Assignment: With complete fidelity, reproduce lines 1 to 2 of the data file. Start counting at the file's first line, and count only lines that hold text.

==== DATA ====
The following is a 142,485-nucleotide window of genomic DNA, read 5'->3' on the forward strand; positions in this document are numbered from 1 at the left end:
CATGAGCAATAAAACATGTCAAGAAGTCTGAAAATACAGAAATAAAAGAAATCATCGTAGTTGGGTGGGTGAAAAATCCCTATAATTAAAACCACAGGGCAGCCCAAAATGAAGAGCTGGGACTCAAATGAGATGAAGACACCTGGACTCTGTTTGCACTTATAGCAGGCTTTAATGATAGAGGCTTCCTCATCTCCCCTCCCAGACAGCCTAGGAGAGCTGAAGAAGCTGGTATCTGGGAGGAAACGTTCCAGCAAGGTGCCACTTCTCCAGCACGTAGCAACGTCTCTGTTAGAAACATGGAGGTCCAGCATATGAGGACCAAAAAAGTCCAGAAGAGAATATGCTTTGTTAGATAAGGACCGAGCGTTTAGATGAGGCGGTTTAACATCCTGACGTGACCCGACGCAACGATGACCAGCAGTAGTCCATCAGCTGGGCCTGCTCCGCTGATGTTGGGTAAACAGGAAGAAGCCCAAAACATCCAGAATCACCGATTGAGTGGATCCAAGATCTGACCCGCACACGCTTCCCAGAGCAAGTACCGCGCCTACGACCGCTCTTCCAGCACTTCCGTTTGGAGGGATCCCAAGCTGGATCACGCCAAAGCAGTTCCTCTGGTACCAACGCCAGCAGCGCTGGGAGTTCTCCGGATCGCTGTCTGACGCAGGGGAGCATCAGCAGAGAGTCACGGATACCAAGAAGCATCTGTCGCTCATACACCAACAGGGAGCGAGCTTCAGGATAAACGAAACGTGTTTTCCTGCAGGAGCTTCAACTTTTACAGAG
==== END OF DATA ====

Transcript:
The following is a 142,485-nucleotide window of genomic DNA, read 5'->3' on the forward strand; positions in this document are numbered from 1 at the left end:
CATGAGCAATAAAACATGTCAAGAAGTCTGAAAATACAGAAATAAAAGAAATCATCGTAGTTGGGTGGGTGAAAAATCCCTATAATTAAAACCACAGGGCAGCCCAAAATGAAGAGCTGGGACTCAAATGAGATGAAGACACCTGGACTCTGTTTGCACTTATAGCAGGCTTTAATGATAGAGGCTTCCTCATCTCCCCTCCCAGACAGCCTAGGAGAGCTGAAGAAGCTGGTATCTGGGAGGAAACGTTCCAGCAAGGTGCCACTTCTCCAGCACGTAGCAACGTCTCTGTTAGAAACATGGAGGTCCAGCATATGAGGACCAAAAAAGTCCAGAAGAGAATATGCTTTGTTAGATAAGGACCGAGCGTTTAGATGAGGCGGTTTAACATCCTGACGTGACCCGACGCAACGATGACCAGCAGTAGTCCATCAGCTGGGCCTGCTCCGCTGATGTTGGGTAAACAGGAAGAAGCCCAAAACATCCAGAATCACCGATTGAGTGGATCCAAGATCTGACCCGCACACGCTTCCCAGAGCAAGTACCGCGCCTACGACCGCTCTTCCAGCACTTCCGTTTGGAGGGATCCCAAGCTGGATCACGCCAAAGCAGTTCCTCTGGTACCAACGCCAGCAGCGCTGGGAGTTCTCCGGATCGCTGTCTGACGCAGGGGAGCATCAGCAGAGAGTCACGGATACCAAGAAGCATCTGTCGCTCATACACCAACAGGGAGCGAGCTTCAGGATAAACGAAACGTGTTTTCCTGCAGGAGCTTCAACTTTTACAGAG